It’s been nearly a year since Waste Management signed a deal to relocate its corporate headquarters to Capitol Tower in downtown Houston. But at one time, the company was considering relocating its HQ somewhere else. Nashville, Denver and Chicago were among the possibilities.
Waste Management President and CEO Jim Fish said the decision to relocate was prompted by the expiration of the company’s leases at its two downtown Houston buildings.
“We thought that it made sense to do a full evaluation of downtown Houston, Houston suburbs, other Texas cities and other non-Texas US cities,” said Fish.
Waste Management ultimately decided to stay in Houston. They're expected to move into their new headquarters next year, occupying nine floors of Capitol Tower. Fish said Houston’s diversity and affordability factored into their decision to stay.
“With so many burgeoning neighborhoods like the Heights, the Museum District, Washington [Avenue], Montrose, and all of the restaurants, cultural activities, and cosmopolitism, Houston has become very popular with young professionals between the ages of 22-35. That is important to WM. Other important criteria for us were cost of living, tax structure, higher education, transportation [and] business friendliness of the city/state, to name a few,” said Fish.
As the company prepares to move to its new headquarters in downtown Houston, it's making other changes to its operations, including the addition of a corporate innovation and digital technology platform.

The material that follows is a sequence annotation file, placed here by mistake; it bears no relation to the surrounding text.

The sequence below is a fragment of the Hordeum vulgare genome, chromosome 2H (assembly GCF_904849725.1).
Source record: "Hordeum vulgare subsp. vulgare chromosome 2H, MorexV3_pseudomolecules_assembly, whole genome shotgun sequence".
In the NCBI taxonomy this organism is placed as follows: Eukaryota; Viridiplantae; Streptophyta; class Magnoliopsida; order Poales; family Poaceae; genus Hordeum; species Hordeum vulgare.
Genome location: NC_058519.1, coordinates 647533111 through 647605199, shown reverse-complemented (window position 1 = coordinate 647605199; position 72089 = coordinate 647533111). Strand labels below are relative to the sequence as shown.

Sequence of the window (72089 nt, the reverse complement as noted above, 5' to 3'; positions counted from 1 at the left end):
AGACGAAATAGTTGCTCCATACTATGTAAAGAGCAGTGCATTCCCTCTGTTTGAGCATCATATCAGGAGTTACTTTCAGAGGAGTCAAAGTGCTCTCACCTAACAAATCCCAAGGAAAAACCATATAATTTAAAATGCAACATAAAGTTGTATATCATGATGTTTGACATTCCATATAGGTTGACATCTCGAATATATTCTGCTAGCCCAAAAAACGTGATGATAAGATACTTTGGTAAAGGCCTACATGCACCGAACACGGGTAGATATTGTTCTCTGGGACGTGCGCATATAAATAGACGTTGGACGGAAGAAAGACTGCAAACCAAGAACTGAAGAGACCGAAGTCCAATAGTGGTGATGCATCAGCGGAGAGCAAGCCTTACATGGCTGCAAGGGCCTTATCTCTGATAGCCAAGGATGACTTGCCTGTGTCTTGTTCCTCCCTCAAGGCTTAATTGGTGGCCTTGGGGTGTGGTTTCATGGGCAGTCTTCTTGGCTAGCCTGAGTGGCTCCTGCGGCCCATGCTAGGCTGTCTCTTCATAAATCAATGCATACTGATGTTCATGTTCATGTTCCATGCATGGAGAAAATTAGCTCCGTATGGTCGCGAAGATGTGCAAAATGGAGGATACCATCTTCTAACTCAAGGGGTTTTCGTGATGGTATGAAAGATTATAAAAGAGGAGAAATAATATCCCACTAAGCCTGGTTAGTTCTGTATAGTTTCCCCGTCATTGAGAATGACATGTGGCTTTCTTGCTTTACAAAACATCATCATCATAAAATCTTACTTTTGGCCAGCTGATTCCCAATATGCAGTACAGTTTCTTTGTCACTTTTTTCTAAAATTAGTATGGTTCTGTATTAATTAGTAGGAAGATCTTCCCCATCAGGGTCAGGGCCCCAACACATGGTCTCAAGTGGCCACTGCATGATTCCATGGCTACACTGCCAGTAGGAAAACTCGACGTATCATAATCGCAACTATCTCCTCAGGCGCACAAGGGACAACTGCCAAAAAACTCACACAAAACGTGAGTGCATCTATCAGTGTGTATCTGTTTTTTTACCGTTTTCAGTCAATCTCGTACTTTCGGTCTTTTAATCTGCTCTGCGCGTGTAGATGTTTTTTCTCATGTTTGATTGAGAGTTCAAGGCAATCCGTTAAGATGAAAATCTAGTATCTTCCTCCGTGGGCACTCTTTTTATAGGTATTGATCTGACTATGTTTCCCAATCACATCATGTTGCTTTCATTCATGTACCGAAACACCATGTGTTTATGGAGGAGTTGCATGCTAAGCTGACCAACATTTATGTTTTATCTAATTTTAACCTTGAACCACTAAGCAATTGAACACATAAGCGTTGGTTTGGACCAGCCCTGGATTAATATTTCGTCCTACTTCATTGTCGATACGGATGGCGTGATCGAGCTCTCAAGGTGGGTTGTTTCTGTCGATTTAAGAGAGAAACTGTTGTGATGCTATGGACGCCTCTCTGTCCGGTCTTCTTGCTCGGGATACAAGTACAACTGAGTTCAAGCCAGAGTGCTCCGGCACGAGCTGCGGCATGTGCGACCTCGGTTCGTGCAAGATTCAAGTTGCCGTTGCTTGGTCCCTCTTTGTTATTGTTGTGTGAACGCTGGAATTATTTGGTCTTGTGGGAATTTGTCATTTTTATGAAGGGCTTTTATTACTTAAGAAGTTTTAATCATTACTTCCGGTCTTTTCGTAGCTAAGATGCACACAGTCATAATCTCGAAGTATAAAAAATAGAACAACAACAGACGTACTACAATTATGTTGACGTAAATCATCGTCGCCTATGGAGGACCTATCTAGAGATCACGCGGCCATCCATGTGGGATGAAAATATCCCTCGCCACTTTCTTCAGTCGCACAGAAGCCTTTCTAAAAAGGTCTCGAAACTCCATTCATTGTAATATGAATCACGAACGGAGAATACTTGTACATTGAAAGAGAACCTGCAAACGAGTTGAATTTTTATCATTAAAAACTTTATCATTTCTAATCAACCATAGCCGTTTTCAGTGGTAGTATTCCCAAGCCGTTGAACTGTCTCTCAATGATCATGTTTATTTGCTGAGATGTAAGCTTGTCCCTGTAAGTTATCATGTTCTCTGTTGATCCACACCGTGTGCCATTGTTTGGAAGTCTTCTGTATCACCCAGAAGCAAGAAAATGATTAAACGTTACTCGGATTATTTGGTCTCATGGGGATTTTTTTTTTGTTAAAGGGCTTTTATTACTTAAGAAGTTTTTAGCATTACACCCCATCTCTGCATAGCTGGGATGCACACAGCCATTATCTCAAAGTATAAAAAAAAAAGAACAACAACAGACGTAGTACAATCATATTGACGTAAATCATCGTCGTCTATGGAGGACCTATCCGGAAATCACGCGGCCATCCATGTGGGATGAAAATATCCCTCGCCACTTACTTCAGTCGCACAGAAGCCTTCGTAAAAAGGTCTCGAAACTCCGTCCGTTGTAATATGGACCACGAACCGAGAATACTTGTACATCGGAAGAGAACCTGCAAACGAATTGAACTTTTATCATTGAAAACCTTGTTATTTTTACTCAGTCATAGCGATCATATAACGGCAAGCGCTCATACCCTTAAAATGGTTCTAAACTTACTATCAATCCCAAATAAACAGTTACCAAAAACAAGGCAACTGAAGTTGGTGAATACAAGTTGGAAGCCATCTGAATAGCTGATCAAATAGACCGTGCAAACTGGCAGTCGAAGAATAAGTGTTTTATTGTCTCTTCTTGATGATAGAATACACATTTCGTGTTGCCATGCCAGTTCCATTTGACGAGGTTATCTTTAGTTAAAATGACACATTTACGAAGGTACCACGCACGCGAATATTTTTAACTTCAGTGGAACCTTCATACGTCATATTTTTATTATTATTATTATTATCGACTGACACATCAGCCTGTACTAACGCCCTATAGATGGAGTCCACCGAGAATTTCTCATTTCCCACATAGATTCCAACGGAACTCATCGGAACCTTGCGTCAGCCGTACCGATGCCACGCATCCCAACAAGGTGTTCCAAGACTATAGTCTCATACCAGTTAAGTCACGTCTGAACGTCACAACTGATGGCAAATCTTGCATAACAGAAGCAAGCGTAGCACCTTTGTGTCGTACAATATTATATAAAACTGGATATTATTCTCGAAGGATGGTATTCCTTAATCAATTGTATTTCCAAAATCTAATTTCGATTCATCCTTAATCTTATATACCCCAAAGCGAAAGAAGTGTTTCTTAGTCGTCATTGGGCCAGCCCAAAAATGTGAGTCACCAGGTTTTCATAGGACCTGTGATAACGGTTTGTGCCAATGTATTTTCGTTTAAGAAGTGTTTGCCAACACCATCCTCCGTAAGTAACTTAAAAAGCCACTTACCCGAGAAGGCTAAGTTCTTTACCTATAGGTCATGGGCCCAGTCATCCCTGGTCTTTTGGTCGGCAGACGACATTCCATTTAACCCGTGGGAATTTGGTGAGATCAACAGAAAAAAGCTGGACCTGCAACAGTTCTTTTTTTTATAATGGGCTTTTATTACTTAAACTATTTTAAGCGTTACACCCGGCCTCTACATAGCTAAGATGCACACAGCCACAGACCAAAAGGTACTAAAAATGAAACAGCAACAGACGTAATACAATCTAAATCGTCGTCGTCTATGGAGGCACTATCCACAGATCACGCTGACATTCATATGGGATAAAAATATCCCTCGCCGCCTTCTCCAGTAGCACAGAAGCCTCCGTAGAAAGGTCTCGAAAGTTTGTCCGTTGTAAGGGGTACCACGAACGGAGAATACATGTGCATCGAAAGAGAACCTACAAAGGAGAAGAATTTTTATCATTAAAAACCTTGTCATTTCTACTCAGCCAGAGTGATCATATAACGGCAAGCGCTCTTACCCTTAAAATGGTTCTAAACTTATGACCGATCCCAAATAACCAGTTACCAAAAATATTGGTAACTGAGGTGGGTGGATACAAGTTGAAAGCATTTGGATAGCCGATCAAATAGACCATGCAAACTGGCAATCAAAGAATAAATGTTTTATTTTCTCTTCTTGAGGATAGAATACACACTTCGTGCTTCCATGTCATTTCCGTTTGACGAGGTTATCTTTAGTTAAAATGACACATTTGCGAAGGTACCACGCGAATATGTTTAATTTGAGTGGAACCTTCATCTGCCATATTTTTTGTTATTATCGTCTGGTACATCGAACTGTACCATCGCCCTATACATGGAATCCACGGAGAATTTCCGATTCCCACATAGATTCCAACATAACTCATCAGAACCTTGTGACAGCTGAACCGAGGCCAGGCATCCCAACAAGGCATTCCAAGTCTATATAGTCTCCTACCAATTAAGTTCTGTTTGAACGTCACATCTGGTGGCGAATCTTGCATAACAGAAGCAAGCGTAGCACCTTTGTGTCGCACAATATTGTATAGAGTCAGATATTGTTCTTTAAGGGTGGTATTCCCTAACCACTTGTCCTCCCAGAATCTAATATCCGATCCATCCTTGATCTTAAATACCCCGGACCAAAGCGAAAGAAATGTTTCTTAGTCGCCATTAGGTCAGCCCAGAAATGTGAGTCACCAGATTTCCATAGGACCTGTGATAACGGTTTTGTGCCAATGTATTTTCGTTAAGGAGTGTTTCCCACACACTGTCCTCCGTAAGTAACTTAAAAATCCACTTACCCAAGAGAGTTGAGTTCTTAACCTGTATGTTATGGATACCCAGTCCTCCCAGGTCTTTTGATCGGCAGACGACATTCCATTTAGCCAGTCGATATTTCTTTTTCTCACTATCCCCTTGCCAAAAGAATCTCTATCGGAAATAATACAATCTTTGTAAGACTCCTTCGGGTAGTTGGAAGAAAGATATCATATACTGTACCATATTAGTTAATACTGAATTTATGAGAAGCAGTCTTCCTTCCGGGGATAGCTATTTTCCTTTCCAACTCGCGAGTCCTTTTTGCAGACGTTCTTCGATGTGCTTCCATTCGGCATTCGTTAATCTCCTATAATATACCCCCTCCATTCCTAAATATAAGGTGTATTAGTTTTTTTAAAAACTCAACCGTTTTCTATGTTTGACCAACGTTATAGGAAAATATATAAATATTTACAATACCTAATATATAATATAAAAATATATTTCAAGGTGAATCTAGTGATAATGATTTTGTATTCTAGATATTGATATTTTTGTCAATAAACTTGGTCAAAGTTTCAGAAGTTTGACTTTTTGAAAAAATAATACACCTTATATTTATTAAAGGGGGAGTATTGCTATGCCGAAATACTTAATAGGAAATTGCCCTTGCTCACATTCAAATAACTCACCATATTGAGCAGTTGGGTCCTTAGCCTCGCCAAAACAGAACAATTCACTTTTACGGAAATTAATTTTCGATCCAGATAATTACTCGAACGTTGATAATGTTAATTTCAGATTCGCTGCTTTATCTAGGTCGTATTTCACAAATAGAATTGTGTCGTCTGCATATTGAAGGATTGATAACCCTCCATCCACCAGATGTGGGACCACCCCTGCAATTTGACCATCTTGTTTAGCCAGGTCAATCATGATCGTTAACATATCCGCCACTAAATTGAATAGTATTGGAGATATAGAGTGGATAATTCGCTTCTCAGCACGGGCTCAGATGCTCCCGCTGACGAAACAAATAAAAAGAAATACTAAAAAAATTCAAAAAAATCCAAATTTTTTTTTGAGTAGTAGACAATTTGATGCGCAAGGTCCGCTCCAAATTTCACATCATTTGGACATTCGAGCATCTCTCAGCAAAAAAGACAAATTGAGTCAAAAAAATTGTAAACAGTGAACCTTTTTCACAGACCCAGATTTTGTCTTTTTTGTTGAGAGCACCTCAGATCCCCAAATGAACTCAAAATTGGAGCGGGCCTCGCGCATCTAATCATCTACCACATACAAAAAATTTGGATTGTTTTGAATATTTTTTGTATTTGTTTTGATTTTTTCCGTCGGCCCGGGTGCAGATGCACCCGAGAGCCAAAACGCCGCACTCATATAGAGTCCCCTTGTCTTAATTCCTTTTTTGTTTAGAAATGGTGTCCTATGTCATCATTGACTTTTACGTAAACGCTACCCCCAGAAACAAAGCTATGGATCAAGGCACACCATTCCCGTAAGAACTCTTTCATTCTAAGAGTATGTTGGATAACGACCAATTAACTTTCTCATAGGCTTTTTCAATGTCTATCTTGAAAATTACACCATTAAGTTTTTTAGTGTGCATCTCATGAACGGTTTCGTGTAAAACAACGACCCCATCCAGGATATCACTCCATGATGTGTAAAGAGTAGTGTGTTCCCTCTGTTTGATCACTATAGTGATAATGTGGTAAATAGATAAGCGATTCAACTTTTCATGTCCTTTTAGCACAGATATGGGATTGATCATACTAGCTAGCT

“As our business changes, we felt that it was very important to do our own innovation,” said Fish. “Hence the decision to move forward with our own maker space/innovation lab. At this point, the number of jobs added in that facility is to be determined, but we are excited about the potential for the space.”
The company’s also focusing its efforts on sustainability.
“We continue to invest in sustainable technologies such as one that can create sustainable products from single use plastics. We are transitioning our diesel fleet to CNG (compressed natural gas) in short order. We expect to be over 70% CNG by the end of 2020,” said Fish.
As a board member of the Greater Houston Partnership, Fish has been instrumental in the organization’s efforts to recruit and retain headquarters in Houston. Over the summer, Fish joined the Partnership for a business recruitment mission to New York City.
“My main takeaway was that Houston has a lot more to sell as a great city than we give ourselves credit for,” said Fish. “I’ve said it before, Houston has a great story to tell, we just aren’t great story tellers. But we are getting much better at it.”
Waste Management is one of 22 Houston area-based companies on the 2019 Fortune 500 list, ranking Houston fourth in the country behind New York (70), Chicago (34) and Dallas-Ft. Worth (24). Waste Management ranks 213 on this year's list.
The Greater Houston Partnership invites you to our next Business Beyond Borders Go Beyond program on Tuesday, November 12 focusing on the Circular Economy. The circular economy concept looks beyond the…